It’s well known that Supreme Court justices are afforded lifetime tenure, but Breyer has himself repeatedly lent support for a shorter term of service. “I think it would be fine to have long terms, say 18 years or something like that, for a Supreme Court justice,” he said in 2019. “It would make life easier. You know, I wouldn’t have to worry about when I’m going to retire or not.”
Breyer made similar comments in 2016 and 2020. And he’s now serving in his 27th year on the court.
Finally, consider Ginsburg’s ultimate entreaty, drafted just days before her passing: “My most fervent wish is that I will not be replaced until a new president is installed.” Her request was not honored by President Donald Trump and the Senate Republicans, just as one would imagine a similar request by Justice Antonin Scalia prior to his 2016 death would not have been honored by President Obama had the Senate at the time been in Democratic hands.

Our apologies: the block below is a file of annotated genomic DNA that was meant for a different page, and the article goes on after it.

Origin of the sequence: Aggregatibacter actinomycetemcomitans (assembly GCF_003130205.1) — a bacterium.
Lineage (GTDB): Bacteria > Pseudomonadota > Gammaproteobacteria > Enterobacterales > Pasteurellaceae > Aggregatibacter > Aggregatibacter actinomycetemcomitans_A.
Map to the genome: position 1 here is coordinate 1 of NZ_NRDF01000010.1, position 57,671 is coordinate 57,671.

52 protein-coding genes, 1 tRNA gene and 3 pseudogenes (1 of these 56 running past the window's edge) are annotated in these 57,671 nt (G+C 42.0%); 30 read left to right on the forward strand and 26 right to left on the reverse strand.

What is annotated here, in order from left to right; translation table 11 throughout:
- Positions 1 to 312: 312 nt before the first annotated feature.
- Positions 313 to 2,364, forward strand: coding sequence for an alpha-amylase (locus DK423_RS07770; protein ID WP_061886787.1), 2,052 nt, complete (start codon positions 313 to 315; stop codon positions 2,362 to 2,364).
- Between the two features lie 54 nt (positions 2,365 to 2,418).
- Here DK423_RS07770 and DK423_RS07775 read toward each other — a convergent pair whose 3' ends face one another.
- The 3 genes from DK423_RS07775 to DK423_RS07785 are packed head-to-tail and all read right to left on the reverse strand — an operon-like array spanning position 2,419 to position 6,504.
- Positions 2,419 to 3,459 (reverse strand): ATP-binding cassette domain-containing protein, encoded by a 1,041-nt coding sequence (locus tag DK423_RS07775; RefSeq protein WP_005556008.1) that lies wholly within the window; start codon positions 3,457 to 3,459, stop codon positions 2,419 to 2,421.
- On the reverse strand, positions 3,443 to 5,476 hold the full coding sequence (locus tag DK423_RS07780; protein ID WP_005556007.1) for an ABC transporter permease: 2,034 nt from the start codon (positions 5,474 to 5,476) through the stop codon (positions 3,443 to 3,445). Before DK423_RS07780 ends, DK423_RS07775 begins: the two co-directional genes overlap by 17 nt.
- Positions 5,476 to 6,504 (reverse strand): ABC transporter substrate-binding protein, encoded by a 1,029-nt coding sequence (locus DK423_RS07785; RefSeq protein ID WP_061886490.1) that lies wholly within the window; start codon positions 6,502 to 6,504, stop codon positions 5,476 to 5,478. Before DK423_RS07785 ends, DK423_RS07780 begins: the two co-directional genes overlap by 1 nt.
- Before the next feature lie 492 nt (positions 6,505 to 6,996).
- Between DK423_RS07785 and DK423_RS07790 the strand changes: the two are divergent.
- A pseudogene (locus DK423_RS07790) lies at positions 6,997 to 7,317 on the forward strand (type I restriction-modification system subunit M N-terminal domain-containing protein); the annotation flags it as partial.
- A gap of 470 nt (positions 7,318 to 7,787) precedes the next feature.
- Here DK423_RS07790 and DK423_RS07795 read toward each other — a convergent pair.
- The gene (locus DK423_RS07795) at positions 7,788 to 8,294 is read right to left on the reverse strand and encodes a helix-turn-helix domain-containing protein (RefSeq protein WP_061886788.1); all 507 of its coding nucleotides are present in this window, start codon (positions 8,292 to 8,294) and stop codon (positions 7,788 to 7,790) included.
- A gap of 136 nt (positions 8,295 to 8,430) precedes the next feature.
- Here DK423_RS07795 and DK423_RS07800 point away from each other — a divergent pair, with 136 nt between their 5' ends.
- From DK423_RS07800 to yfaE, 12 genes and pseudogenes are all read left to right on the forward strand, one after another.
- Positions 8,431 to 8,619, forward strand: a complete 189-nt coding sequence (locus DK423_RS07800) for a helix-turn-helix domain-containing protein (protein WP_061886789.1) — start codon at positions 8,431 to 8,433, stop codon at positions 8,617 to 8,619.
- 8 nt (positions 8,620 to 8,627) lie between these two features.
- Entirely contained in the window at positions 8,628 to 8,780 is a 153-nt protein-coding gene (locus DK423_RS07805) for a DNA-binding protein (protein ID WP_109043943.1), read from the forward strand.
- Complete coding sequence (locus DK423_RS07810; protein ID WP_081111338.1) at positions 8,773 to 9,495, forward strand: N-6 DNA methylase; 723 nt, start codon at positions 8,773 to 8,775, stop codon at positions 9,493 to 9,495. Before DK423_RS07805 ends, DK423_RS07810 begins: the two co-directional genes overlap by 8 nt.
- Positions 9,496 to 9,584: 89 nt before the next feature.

And that’s as it should be. There’s no “Ginsburg seat” or “Scalia seat” to be bequeathed after the deaths of the individuals. Every seat reverts to the public, and it’s the only the public, via their elected leaders, who get to determine what becomes of a vacancy. Americans voted for Democrats in 2012 and 2020. Ginsburg erred in delaying her retirement, but Breyer can learn from that mistake.
Public service often entails personal sacrifice for the public good, and an opportunity for balance in American jurisprudence is worth a whole lot more than the twilight of Stephen Breyer’s SCOTUS career. Justice Breyer should agree.
Tyler Cooper is the senior researcher at Fix the Court, a nonpartisan organization focused on increasing transparency and accountability at the U.S. Supreme Court. He wrote this for InsideSources.com.